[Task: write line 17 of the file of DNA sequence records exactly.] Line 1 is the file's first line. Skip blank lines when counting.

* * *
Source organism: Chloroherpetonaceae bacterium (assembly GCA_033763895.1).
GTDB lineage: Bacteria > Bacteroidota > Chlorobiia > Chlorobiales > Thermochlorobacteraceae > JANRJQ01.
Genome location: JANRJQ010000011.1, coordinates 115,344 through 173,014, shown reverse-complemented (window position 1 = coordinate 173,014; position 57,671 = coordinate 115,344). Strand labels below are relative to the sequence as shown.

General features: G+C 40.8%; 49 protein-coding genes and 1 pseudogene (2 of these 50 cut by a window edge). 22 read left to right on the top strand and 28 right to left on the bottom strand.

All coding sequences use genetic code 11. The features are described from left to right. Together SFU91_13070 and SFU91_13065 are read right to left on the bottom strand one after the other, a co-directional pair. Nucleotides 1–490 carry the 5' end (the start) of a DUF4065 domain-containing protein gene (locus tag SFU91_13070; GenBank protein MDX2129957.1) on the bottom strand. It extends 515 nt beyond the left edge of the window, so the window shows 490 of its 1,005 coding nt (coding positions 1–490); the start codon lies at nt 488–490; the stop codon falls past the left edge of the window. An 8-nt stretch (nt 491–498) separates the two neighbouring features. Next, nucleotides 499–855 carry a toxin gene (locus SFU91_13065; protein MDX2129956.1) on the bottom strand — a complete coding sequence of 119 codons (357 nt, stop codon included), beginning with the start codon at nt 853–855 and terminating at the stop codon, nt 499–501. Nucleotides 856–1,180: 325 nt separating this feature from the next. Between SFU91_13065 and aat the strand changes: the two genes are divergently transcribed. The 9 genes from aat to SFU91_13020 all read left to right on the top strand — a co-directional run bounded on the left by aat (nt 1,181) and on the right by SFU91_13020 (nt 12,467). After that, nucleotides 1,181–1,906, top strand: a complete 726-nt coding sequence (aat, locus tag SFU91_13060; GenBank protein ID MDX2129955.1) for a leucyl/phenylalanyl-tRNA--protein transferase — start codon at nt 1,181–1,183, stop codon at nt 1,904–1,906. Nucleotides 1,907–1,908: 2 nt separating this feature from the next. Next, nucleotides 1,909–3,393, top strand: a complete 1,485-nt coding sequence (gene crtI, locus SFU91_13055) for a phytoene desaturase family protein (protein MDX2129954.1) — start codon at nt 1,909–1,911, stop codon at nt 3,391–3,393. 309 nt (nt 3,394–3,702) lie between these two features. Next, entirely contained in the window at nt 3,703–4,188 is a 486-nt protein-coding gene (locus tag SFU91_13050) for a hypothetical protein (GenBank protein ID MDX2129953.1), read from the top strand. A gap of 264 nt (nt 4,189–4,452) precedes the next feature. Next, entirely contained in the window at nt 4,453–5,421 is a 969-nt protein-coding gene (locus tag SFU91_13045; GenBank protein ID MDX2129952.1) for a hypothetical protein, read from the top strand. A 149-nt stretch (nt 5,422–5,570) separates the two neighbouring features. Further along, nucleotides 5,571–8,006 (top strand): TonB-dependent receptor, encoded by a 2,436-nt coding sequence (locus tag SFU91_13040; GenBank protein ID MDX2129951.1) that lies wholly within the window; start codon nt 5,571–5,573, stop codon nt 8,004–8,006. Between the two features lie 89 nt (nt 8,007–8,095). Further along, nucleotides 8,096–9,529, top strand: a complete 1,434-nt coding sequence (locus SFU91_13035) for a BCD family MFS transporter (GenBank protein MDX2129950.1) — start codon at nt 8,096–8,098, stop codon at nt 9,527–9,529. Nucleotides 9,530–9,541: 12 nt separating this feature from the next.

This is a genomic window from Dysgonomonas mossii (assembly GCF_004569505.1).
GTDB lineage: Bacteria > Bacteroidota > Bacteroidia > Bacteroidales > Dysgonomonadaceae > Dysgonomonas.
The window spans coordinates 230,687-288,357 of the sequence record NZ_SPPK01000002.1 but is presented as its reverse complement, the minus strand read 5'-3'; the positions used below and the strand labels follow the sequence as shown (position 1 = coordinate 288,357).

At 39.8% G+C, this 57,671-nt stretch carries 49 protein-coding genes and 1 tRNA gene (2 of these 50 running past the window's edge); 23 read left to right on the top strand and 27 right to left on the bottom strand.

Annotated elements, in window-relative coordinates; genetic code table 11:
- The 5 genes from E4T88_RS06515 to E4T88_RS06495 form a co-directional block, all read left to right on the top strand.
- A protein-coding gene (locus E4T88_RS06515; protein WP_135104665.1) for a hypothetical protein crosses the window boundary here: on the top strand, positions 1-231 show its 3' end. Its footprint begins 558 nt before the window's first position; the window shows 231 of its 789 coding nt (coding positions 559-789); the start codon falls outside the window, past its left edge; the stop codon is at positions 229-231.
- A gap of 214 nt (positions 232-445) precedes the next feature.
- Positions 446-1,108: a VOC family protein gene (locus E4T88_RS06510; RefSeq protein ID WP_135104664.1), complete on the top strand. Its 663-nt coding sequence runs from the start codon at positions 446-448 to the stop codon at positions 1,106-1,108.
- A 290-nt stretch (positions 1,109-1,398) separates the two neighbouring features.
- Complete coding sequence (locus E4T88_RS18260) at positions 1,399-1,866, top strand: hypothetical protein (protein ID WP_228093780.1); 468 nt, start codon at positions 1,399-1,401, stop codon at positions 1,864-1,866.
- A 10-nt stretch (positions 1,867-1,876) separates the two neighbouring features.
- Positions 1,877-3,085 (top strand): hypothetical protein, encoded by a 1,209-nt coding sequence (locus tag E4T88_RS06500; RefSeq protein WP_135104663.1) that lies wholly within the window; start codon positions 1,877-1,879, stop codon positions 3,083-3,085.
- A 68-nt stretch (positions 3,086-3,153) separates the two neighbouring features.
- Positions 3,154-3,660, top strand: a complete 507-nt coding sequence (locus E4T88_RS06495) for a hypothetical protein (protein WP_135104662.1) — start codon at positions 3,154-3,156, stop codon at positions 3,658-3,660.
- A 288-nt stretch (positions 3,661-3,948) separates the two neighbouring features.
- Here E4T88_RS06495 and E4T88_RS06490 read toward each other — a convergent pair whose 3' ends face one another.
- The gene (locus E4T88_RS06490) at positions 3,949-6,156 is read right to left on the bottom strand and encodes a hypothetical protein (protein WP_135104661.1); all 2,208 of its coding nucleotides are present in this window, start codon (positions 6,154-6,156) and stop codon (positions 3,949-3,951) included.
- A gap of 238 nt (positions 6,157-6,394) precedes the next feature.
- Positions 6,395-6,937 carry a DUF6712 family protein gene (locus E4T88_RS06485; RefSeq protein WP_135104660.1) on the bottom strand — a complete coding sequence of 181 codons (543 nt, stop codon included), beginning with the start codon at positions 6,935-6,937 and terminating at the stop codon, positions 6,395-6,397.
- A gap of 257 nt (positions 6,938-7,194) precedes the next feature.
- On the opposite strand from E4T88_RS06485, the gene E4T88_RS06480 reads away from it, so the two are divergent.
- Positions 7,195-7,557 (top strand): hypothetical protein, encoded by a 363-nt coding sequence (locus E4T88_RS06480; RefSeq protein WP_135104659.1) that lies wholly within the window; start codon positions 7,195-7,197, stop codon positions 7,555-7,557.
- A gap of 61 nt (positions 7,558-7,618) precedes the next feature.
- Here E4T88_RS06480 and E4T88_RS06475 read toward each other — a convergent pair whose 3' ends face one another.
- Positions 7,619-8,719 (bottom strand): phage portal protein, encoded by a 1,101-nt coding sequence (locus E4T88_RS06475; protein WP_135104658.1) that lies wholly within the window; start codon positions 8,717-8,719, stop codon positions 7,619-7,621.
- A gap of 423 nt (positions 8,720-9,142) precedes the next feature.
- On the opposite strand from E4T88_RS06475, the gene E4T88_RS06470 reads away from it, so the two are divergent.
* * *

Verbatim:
- A 10-nt stretch (positions 1,867-1,876) separates the two neighbouring features.